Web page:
SINGAPORE: Encouraging flexible work arrangements and helping women with skills training so they stay employable are among the areas the Manpower Ministry will look into to enable women to play a bigger role in society.
Over the past two days, 18 Members of Parliament (MPs) and five ministries spoke in Parliament on the challenges women face in balancing work and home.
Even as they acknowledged that women have made significant strides in the past few decades, many members of Parliament agreed that more has to be done for them.
To ensure women who stop work to take care of families can have enough funds for retirement, some MPs suggested that spouses can do more.
"Encourage husbands to top up their wife's CPF account so that they have retirement adequacy, even if they are just stopping work for a short period,” said MP Alex Yam on Tuesday (Apr 4). “To encourage this, I urge the Ministry of Manpower to consider raising the interest rate return for voluntary top-ups and increase the CPF cash top-up relief for spouse or from child-to-parent."
Responding to suggestions to make the transfer of CPF savings between spouses mandatory, the Manpower Minister said such transfers should be left to the couple to decide.
"It would be intrusive for the Government to mandate such transfers,” said Minister Lim Swee Say. “However, we do share members' concern about the spouses and whether they have adequate savings in their CPF and retirement.
“What we have done is to relax the rules for spousal transfers, and the response has been positive. Last year, we saw 70 per cent more cases of spousal transfers totalling S$110 million. In fact, the amount doubled that of the year before," he said.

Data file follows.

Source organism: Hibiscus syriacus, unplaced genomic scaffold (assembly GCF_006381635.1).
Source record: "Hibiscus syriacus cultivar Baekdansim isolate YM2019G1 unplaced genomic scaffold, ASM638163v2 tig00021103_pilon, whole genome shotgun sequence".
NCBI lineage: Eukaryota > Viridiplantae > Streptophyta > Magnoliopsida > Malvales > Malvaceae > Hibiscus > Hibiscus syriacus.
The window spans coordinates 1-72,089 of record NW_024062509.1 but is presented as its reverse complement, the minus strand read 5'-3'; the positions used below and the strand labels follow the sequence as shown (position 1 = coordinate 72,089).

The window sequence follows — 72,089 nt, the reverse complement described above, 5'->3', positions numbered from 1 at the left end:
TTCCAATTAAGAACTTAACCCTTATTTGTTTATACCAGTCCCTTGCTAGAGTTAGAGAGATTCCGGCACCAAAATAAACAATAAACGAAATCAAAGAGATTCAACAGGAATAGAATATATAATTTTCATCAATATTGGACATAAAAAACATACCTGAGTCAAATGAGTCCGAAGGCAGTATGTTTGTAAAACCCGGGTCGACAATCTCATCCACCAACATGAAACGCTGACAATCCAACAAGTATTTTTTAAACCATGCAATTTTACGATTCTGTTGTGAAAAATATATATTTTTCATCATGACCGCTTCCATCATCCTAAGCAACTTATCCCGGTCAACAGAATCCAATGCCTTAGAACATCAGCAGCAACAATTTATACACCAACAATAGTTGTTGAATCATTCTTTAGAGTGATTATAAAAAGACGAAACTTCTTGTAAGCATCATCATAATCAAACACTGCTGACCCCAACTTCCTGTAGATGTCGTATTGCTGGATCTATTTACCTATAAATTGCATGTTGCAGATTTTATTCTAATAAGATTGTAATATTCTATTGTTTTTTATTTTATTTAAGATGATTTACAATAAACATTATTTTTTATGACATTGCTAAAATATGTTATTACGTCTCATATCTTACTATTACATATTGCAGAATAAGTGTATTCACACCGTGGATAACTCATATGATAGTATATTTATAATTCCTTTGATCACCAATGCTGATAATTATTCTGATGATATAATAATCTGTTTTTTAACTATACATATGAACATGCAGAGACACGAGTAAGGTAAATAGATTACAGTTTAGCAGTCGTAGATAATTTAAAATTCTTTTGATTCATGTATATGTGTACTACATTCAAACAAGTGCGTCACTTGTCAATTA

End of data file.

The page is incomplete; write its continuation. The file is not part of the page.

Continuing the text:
However, Mr Lim added that more has to be done to enhance human resource practices such as appraising employees fairly based on work outcomes and not take into account their work arrangements.
“Employers should set targets, conduct regular performance assessments and appraise employees fairly based on work outcome, regardless whether these employees are on flexi-time or based work arrangement,” he said. “This is advocated in the Tripartite Advisory on Work Arrangements, and is further reinforced in tripartite guidelines on fair employment practices.
“We are aware there are employers who do not observe these guidelines so for employees who feel discriminated against, TAFEP will look into their comments and refer the Manpower Ministry to cases when warranted,” Mr Lim stated.
SUPPORTING WOMEN IN SINGAPORE
During the debate, Social and Family Development Minister Tan Chuan-Jin shared that the Government is reviewing the issue of marital immunity for rape and will give an update once that's completed.
The ministry will also look into representation of women on charity boards.
"Women leaders in the non-profit sector have shown that a combination of ‘heart and mind’ can go a long way in building up our social capital, and help us to become a caring society,” said Mr Tan. “While women sitting on the boards of these charities make up about 31 per cent, 13 per cent of the charities still have no female representation."
In closing, MP Tin Pei Ling - who was one of five MPs who moved the motion for debate - said that gender equality will help Singapore progress.
"Our support for women (and men) to balance their multiple roles should help them reach greater heights, in our economy, in various professions, and in many diverse frontiers,” she said. “Again, my colleagues and I have moved this motion with the aim of building on the strengths of women, to recognise and close the gaps. And most importantly, we desire to make Singapore the best home for everyone."
This was the first time Parliament debated a proposal to express support for women in Singapore.